Wing Chun: Take What Is Useful

Wing Chun is a controversial style, and for good reason.  Many of the training methods are ineffective at best.  The prearranged solo forms, which are questionable as training methods in the first place, have illogical orders and stick to the superstition that having 108 moves each is somehow better than 50, 63, or 107.  Routinely, MMA practitioners deride Wing Chun as being a BS system.  This sentiment is understandable, but incorrect.

The concept of simultaneous attack and defense in Wing Chun is excellent, as is controlling the center, the solid structure of the techniques, and basic trapping.  The emphasis on attacking the eyes, throat, and groin is also great for self defense.  But in order to pull any of it off in reality, the training needs to be realistic.  And, some modifications will make Wing Chun safer to apply.  Even still, Wing Chun was not made for the ring.

The lop sao or pull is a great trap to use before kicking your opponent in the groin (following up further if necessary of course).  And the groin kick is very effective.  But you can’t use groin kicks in the ring.  The pak sao or smack is another great trap for self defense, especially when followed by a hack in the neck or finger in the eye, neither of which are allowed in MMA.  You can follow the lop sao or pak sao with punches or palms, but against boxing style structures the “pak sao, punch” or “lop sao, punch” combinations are far less effective.

There are exceptions.  Using a pak sao to create an opening for a punch or two, possibly causing your opponent to cover or retreat, will provide the opportunity for a double lop sao (two handed pull) into knees and elbows against a cover, or a kicking follow up against a retreat.  But due to the unrealistic training in most Wing Chun schools, practitioners are only used to dealing with other Wing Chun stylists…who very often ineffectively stand in one place attempting to block, block, block as a cooperative defense.

In MMA you might see someone opening with a jab-cross combo from boxing, followed by a kick from Thai boxing, followed by a clinch entry and takedown from wrestling, followed by ground techniques from Brazilian jiu jitsu.  They take what’s useful from each style and use various parts where they’re appropriate.  Wing Chun can be used similarly.  An MMA practitioner could use a pak sao trap to increase the likelihood of landing a jab, followed by a cross, then a double lop sao into a knee, etc.  The structure of the “tan sao” can be used to stop a takedown attempt.  The “huen sao” techniques is identical to the initial motion of pummeling or swimming in the clinch.  In self defense, the simultaneous biu sao and punch works very well against most hooks, as does trapping to eye jabs, groin kicks, and throat strikes.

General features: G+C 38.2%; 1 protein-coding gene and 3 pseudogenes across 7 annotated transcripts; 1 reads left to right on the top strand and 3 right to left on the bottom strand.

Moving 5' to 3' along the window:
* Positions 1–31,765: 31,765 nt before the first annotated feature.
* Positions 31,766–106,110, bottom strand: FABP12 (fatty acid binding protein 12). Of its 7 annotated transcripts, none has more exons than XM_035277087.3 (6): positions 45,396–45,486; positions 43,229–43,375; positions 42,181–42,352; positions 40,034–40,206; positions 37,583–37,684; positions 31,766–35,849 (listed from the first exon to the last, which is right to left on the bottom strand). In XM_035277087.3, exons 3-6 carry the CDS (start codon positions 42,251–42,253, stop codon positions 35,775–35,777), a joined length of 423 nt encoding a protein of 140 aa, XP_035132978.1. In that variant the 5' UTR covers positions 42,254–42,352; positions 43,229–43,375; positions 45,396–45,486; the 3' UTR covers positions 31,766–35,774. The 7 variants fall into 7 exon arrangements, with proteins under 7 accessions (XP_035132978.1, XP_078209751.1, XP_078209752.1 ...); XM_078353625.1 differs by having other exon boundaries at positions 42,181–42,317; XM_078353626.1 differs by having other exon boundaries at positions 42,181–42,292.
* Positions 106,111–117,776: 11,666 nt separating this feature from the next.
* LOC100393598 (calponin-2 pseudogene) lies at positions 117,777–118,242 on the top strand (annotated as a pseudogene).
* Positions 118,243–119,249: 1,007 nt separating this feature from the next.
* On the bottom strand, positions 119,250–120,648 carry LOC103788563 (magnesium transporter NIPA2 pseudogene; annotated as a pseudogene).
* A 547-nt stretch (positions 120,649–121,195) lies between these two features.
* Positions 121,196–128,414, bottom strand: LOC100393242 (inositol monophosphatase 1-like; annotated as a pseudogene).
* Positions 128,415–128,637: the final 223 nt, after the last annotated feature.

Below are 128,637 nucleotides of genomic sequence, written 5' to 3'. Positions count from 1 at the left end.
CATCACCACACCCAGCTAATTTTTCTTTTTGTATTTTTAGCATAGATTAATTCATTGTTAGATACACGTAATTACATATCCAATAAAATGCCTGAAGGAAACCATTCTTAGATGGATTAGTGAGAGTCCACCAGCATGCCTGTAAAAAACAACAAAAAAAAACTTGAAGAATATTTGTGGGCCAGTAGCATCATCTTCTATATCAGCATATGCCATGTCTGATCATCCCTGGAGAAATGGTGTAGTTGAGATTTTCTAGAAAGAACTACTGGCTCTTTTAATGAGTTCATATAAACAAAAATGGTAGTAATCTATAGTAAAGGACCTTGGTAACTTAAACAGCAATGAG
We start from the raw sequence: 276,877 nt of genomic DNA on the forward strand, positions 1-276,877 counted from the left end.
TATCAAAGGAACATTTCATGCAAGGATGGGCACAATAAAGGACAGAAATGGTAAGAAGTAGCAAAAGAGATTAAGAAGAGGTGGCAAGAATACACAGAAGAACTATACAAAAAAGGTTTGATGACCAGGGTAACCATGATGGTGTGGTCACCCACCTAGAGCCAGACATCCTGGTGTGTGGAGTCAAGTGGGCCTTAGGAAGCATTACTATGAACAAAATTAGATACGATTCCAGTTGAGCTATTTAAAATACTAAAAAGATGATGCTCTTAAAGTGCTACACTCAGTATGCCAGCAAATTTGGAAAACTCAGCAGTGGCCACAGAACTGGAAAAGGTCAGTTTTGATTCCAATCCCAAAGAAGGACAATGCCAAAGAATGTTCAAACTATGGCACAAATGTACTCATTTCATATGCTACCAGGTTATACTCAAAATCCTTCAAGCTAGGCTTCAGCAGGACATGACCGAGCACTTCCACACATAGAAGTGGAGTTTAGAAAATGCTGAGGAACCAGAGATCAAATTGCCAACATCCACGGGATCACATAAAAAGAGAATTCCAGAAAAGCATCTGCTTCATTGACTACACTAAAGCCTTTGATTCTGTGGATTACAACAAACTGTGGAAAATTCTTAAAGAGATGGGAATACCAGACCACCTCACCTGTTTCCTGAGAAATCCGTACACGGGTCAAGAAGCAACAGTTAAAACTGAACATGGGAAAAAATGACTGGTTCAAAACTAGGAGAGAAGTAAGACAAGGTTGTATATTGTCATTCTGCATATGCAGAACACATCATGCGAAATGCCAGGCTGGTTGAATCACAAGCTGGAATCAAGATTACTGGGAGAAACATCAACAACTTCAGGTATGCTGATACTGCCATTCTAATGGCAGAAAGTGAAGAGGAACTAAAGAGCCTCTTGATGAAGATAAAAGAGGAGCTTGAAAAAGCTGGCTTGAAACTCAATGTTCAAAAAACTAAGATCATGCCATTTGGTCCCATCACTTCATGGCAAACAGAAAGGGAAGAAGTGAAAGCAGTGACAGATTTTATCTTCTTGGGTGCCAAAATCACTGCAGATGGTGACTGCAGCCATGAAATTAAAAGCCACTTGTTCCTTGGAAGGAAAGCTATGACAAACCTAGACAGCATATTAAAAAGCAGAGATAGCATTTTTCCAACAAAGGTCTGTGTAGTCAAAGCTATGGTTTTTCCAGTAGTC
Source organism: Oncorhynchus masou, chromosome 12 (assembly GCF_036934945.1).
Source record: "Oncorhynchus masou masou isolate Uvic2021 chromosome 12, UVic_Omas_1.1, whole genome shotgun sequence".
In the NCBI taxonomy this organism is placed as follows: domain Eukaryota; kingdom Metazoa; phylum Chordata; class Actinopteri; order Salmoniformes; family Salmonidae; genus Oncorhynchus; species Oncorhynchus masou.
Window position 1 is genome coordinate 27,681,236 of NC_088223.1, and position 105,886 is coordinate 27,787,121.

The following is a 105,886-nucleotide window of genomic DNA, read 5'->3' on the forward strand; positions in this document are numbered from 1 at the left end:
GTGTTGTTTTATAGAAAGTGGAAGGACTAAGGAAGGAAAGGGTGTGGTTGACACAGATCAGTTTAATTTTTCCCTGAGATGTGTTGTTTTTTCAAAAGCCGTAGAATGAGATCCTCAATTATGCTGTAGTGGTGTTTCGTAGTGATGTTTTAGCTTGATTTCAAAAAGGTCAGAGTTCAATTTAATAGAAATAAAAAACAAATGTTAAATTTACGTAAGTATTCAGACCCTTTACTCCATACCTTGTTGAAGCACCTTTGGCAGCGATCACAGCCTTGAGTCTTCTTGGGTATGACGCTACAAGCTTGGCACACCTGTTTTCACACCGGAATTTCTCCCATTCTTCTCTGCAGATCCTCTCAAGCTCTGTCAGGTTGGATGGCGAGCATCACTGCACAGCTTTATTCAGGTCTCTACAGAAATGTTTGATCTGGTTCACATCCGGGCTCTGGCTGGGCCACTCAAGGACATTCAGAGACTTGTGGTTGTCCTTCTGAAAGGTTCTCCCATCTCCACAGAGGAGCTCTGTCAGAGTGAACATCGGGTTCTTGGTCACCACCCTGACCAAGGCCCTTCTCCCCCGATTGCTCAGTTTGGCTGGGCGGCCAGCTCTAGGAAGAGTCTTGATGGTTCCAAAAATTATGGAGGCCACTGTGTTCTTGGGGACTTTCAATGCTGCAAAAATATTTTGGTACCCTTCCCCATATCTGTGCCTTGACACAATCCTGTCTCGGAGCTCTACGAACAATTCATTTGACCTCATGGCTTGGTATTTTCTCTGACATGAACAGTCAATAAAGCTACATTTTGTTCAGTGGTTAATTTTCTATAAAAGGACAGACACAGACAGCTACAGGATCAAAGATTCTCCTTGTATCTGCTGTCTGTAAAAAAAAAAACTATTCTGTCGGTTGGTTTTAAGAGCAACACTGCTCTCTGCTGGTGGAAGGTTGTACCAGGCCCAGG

Wing Chun isn’t just BS, and it does have a great deal to offer.  But in order for the strengths to come out, both WC and MMA practitioners need to open their minds and forget about previous prejudices!

Blast from the Past

I have very little video footage prior to 2000, as I got rid of most of my old video tapes since I had no way to play them. But a week or so ago I happened to come across some old training footage on an external hard drive, of Wing Chun trapping and a bit of early blast training. The training in the clips is not so good, and I thought I’d edit it together and post it as an example of what not to do:

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The same video is posted on the Wing Chun page, where more realistic applications of Wing Chun trapping and techniques are demonstrated in both pictures and videos. (I’ve recently updated the Wing Chun page with images of the pak sao, bong sao, and lop sao, and will be adding more images in the near future.)